Console's End?

A new device streams console games to your PC, while one gaming exec says the days of consoles are numbered.

1 min read

Having the latest, greatest game console in your living room is a badge of honor.   But that badge may be going the way of your CD player.

With the increase in broadband penetration, and the increased robustness of digital delivery services, we may not need game machines much longer.  Bobby Kotick, CEO of Activision, said as much this week in a presentation at the Deutsche Bank Securities Technology Conference in San Francisco.  As Gamespot Australia reports, Kotick "told attendees to 'expect many of our products to be playable independent of a console,' specifically saying he'd been impressed with media hub functionalities shown by 1080p TVs that let users stream content from their PCs. He also suggested a day in the not-too-distant future where players' Facebook profiles will be integrated into Guitar Hero, letting them make songs to share with friends, post high scores or favorite songs on their profile pages, and so on."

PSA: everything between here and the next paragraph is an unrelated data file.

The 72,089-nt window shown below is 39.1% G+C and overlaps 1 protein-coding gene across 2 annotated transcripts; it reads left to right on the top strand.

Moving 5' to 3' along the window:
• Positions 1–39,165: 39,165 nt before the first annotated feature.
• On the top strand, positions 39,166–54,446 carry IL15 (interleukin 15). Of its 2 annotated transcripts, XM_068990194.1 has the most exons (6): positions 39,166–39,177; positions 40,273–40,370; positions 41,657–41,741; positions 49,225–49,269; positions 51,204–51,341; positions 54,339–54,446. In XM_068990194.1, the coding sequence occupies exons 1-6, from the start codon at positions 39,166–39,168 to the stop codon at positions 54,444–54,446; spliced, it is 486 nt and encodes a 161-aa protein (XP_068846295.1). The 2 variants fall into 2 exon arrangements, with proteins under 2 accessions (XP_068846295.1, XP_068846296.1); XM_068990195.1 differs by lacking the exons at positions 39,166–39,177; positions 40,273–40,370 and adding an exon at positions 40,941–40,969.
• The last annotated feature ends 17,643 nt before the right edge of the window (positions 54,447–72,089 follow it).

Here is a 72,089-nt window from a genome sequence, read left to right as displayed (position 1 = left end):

Meanwhile down in Austin, Texas, a company called Spawn Labs is doing its share to break down the wall between consoles and PCs.  The company has a settop box, the Slingbox, which lets you stream console videogames from your TV to your PC.


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Deep Learning Could Bring the Concert Experience Home

The century-old quest for truly realistic sound production is finally paying off

12 min read
Image containing multiple aspects such as instruments and left and right open hands.
Stuart Bradford

Now that recorded sound has become ubiquitous, we hardly think about it. From our smartphones, smart speakers, TVs, radios, disc players, and car sound systems, it’s an enduring and enjoyable presence in our lives. In 2017, a survey by the polling firm Nielsen suggested that some 90 percent of the U.S. population listens to music regularly and that, on average, they do so 32 hours per week.

Behind this free-flowing pleasure are enormous industries applying technology to the long-standing goal of reproducing sound with the greatest possible realism. From Edison’s phonograph and the horn speakers of the 1880s, successive generations of engineers in pursuit of this ideal invented and exploited countless technologies: triode vacuum tubes, dynamic loudspeakers, magnetic phonograph cartridges, solid-state amplifier circuits in scores of different topologies, electrostatic speakers, optical discs, stereo, and surround sound. And over the past five decades, digital technologies, like audio compression and streaming, have transformed the music industry.

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